Units and Measurement
Physical Quantities
Those quantities which can describe the laws of physics are called the physical quantity. A physical quantity is one that can be measured. Thus, length, mass, time, pressure, temperature, current and resistance are considered as physical quantities.
Classification of Physical Quantities-
The physical quantities are classified into
(i) Fundamental quantities or base quantities
(ii) Derived quantities
The physical quantities that are independent of each other are called fundamental quantities. All the other quantities which can be expressed in terms of the fundamental quantities are called the derived quantities.
Units
The reference standard used to measure the physical quantities is called the unit.
Properties of Unit
- The unit should be of some suitable size
- The unit must be well-defined
- The unit should be easily reproducible, i.e., it should not change with place
- The unit must not change with time
- The unit should not change with physical conditions like temperature, pressure, etc.
- The unit must be easily comparable experimentally with similar physical quantities.
Types of Units:-
(i) Fundamental Units
The units defined for the fundamental quantities are called fundamental units.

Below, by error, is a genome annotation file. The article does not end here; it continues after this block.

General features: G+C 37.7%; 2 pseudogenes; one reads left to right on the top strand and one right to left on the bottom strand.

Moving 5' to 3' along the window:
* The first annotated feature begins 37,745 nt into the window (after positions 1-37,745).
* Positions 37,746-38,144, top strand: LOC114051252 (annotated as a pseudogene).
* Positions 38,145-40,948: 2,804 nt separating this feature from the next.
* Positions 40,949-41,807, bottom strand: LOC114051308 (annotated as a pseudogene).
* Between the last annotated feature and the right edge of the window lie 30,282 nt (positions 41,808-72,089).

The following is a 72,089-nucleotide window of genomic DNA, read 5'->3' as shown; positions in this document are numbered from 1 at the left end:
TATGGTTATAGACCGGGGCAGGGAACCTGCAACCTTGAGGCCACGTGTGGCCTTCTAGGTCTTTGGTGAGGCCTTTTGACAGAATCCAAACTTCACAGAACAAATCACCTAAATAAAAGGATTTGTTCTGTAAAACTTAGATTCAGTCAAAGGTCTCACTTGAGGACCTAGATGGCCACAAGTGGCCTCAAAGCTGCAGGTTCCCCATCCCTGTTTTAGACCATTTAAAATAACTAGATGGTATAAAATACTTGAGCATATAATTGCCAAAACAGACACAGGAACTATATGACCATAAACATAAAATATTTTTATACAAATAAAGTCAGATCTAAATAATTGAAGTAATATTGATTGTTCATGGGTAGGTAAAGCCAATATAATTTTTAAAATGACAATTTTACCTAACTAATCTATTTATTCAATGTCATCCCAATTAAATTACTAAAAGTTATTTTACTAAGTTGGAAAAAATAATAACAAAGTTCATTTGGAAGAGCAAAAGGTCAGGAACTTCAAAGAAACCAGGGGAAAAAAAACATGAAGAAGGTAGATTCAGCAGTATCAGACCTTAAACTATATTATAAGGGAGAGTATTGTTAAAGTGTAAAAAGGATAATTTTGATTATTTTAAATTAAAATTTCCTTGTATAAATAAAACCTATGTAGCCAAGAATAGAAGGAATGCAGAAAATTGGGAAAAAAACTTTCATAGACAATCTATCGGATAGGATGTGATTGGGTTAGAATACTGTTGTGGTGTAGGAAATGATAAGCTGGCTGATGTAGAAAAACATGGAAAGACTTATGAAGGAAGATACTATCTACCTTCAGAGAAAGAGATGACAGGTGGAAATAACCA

(ii) Derived Units
The units of all other physical quantities which are derived from the fundamental units are called the derived units.
FUNDAMENTAL UNITS
The Seven Base Units of Measurement
- Length – Metre (m)
It is defined as the length of the path travelled by light in an interval of exactly
1/299792458
It is based on the fundamental quantity, the speed of light in a vacuum which is c = 299,792,458 m/s.
- Time – Second (s)
It is the time taken by 9,192,631,770 periods of oscillations of the light emitted by a caesium -133 atom corresponding to the transition between two hyper-fine levels of the ground state. This is determined by using highly precise atomic clocks.
- Mass – Kilogram (kg)
It is the mass of a prototype platinum-iridium cylinder kept at the International Bureau of Weights and Measures in Paris, France. Copies of this cylinder are kept by many countries which use them to standardise and compare weights.
- Electric current – Ampere (A)
The constant current which, if maintained in two straight parallel conductors of infinite length and negligible circular cross-section when placed 1 m apart in vacuum, would produce a force equal to 2 x 10^{-7} newton per metre of length between these conductors. While, it may appear that electric charge should have been used as a base unit, measuring current is far easier and hence is chosen as the standard base unit.
- Temperature – Kelvin (K)
The SI unit of temperature is Kelvin. It is exactly 1/(273.16) of the thermodynamic temperature of the triple point of water. The triple point of water is a fixed temperature and pressure at which the solid, liquid and gaseous states can exist at the same time.
- Amount of a substance – Mole (mol)
The mole is the amount of substance which contains as many entities as there are atoms in 0.012 kg of carbon-12. A mole contains an Avogadro number of entities. Check out our chemistry articles to know more about the Avogadro number.
- Luminous Intensity – Candela (cd)
It is the luminous intensity of a source that emits radiation of a constant frequency of 540 x 10^{12} Hz with a radiant intensity of 1/683 Watt per steradian in any given direction.